Geological field trip conducted by university reveals evidence for Noah’s Flood

posted in: Noah's Flood | 1

A creationist friend emailed me about a geology field trip he went on, conducted by the geology department of his university. As a mature-age student he is excited to see firsthand how the geological evidence in the field supports the biblical account of Noah’s Flood and global catastrophe. I’ve slightly edited his email for anonymity.

Rock sample
A rock sample
I just spent 4 days backpacking as part of my geology minor measuring various properties of water-laid sediments including the dip angle of cross beds, sorting, rounding, plunge angles of anticlines and mineralogy. We also developed a geological history. Then we prepared microscopic slides and analysed them to determine the mineral history.

What is revealing is how frequently the geology lecturers talk about and invoke catastrophic deposition. They argue that many of the observed layers have been laid down in hours … yes hours!!!! These layers can be quite thick, a few meters, and consist of coarse- to fine-grained sandstone that runs for tens of kilometres. They are laid down by high speed turbidity currents. These are interspersed with several metres of mud. So you have layers of mud, then sandstone, then mud then sandstone.

However, given that the current rate of deposition of mud on the ocean floor is very slow, they argue the mud layer takes many hundreds of thousands of years to form. Yet the mud is highly laminated, with hundreds of obvious bands in it. Why would the eroding system on the continent above create light mud for a few thousand years, then dark mud for the next few thousand, then back to the same light mud for the next few thousand, and so on for hundreds of cycles? It doesn’t make sense. When I asked, the geologists leading our group didn’t have any good explanation.

Secondly, what governs the amount of deposition is the rate of sourcing of mud, not the rate of settling. Greater erosion on the continents will create a higher concentration of mud in solution, which will create layers much faster. On the field trip they argued the observed mud settles through 5 km of water depth to the sea floor, a process that should not create distinct laminations. Either the ocean currents would keep it mixed, or, if there were no currents, it would sort with faster-sinking particles first. It would not be a repetitive sequence.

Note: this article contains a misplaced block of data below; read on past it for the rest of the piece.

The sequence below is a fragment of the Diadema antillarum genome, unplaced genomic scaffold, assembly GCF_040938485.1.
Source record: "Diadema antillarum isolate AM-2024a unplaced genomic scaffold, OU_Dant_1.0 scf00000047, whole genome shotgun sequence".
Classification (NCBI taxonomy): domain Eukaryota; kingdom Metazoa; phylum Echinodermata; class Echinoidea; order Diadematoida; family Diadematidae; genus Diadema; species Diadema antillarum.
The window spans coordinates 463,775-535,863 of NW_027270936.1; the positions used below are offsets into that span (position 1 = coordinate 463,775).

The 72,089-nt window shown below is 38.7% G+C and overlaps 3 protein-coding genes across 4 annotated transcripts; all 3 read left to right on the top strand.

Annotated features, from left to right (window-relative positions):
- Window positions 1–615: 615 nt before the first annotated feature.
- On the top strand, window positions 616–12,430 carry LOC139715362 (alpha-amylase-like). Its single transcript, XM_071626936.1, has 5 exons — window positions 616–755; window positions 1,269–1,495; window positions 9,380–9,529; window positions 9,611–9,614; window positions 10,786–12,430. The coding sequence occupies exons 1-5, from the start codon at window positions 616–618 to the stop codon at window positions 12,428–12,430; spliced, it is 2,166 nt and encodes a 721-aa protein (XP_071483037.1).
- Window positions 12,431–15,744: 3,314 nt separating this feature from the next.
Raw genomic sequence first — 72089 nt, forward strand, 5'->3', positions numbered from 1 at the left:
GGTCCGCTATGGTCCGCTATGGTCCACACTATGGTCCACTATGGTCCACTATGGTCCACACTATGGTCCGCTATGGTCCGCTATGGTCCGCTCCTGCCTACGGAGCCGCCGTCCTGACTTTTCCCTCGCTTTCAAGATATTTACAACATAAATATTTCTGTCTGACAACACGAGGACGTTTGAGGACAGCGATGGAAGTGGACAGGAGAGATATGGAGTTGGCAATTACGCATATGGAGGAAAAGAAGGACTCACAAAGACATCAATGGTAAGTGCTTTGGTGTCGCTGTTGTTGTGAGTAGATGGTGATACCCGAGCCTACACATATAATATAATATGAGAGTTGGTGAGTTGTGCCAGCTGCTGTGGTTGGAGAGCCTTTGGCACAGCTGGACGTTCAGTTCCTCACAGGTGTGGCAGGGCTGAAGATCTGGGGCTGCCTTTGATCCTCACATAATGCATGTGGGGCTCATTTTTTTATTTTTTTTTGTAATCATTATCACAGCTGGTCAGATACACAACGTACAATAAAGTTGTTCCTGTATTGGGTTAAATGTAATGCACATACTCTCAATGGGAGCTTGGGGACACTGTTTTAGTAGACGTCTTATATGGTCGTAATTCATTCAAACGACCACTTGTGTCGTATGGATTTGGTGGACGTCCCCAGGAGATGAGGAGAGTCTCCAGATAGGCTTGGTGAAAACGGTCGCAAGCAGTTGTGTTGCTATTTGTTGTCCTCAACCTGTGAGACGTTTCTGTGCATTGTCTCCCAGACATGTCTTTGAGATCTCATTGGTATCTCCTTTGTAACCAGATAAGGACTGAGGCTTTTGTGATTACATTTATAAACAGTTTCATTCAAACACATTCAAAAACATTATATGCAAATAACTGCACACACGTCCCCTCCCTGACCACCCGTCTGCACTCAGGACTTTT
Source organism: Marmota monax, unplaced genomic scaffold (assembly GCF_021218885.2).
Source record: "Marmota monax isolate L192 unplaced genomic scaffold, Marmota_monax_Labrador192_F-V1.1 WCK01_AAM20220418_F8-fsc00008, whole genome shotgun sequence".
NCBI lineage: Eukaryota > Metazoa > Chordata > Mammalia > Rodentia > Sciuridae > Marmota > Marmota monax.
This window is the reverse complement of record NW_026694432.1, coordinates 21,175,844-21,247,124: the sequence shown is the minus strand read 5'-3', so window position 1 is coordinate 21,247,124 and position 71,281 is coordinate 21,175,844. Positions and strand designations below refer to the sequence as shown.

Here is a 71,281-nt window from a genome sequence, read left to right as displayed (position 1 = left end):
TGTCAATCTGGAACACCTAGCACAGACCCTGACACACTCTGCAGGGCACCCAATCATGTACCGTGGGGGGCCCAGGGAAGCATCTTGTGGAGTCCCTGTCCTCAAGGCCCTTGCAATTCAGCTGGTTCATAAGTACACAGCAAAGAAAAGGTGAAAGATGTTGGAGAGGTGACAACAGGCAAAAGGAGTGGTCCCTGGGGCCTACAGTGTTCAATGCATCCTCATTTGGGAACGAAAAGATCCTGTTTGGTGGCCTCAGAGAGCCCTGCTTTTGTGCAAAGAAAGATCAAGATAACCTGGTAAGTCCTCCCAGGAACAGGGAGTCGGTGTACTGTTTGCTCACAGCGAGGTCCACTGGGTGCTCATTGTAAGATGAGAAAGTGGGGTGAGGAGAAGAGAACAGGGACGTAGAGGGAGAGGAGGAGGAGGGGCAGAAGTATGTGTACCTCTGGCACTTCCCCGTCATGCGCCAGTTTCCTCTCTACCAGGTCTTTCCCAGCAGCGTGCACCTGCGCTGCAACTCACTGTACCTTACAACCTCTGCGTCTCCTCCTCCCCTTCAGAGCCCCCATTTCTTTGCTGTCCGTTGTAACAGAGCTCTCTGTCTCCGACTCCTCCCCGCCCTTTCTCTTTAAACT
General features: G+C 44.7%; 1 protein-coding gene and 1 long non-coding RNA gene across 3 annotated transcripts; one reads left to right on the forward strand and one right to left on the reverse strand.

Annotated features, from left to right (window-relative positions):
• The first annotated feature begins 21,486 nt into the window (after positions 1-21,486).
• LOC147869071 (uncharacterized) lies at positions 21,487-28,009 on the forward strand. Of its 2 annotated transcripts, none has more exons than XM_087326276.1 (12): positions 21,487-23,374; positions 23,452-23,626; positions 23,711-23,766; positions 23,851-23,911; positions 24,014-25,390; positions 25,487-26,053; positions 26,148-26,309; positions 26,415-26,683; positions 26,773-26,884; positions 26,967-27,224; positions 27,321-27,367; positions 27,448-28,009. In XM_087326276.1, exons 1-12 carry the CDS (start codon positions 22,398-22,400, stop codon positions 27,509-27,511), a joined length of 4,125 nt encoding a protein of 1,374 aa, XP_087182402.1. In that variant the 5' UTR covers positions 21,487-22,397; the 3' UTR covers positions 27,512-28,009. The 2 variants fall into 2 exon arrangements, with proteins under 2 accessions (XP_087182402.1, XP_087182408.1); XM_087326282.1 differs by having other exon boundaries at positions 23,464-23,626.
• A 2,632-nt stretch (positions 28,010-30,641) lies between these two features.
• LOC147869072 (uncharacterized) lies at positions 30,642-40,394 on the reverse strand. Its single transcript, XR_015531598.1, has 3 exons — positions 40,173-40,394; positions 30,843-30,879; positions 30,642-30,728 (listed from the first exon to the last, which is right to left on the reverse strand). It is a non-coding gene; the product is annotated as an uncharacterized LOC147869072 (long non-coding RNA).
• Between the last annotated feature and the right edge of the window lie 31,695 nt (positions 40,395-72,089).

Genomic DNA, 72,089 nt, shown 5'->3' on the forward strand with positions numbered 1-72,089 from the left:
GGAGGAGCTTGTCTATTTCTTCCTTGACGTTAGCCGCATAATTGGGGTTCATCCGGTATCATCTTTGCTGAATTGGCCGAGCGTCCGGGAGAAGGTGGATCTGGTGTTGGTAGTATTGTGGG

Yet when mud is observed today to be catastrophically deposited, such as when a dam breaks, or a landslide or severe flood, it does in fact sort itself into laminations over a period measured in hours. The appearance of these is no different from what I observed in the field. Worse, for the long-age view, the mud shows very clear cross bedding and a clear direction of flow can be measured (and I did). It is therefore not deposited from slow settling from the 5-km depth of water above, but from a flow across the bottom. There is no reason to invoke such large time frames.

The lecturers also argued that the folding of the strata took millions of years. Yet when I asked, strata at pressures of 5 km of water depth and at low temperature are in fact ductile and not rigid (Greenschist facies). They could fold rapidly, like multi coloured toothpaste out of a tube. There is absolutely no reason to infer any time larger than years, except the belief in uniformitarianism, that the tectonic rates measured today were the same then, and therefore the fold must have been folded over millions of years.

I am surprised by how much my lecturers don’t know. Each day we had a different geologist, each had a different, and at times conflicting, view on the history of the formation. They argued that the observed cleavage planes in the mud stone took millions of years to form (for the muscovite minerals to re-align), yet none that I spoke to were aware if anyone has ever experimentally tried to re-create this. Certainly, using proxy minerals, you can create the same cleavage planes and alignment to the stress in a short period in the lab, and the metamorphic minerals can also be created very rapidly in the lab.

Finally, they argued that the erosion rates are such that they would require millions of years. Yet, geological students have been hammering and breaking rocks on this same mountain fold for around 10 years, and you can see the old rock caps exposed by enthusiastic students of years past, and these are well and truly on their way to being indistinguishable in their degree of weathering from the other weathered and friable rocks that have, apparently, been there for millennium.

All in all I was greatly encouraged to witness firsthand the uniformitarian framework applied as the guiding principle to interpret the rocks. Not only do the rocks themselves do not require this framework, but they don’t fit very well within it.

Related reading

Mud experiments overturn long-held geological beliefs: A call for a radical reappraisal of all previous interpretations of mudstone deposits

  1. Stewart Reeve

    “Secondly, what governs the amount of deposition is the rate of sourcing of mud, not the rate of settling.”

    Isn’t it, in reality, both?

    Tas Walker responds:
    Hi Stewart, Yes, I would think so. However, mainstream geologists tend to focus on the deposition side. I think this focus on the source side is very useful and in periods of high supply the supply side would be the main controlling factor.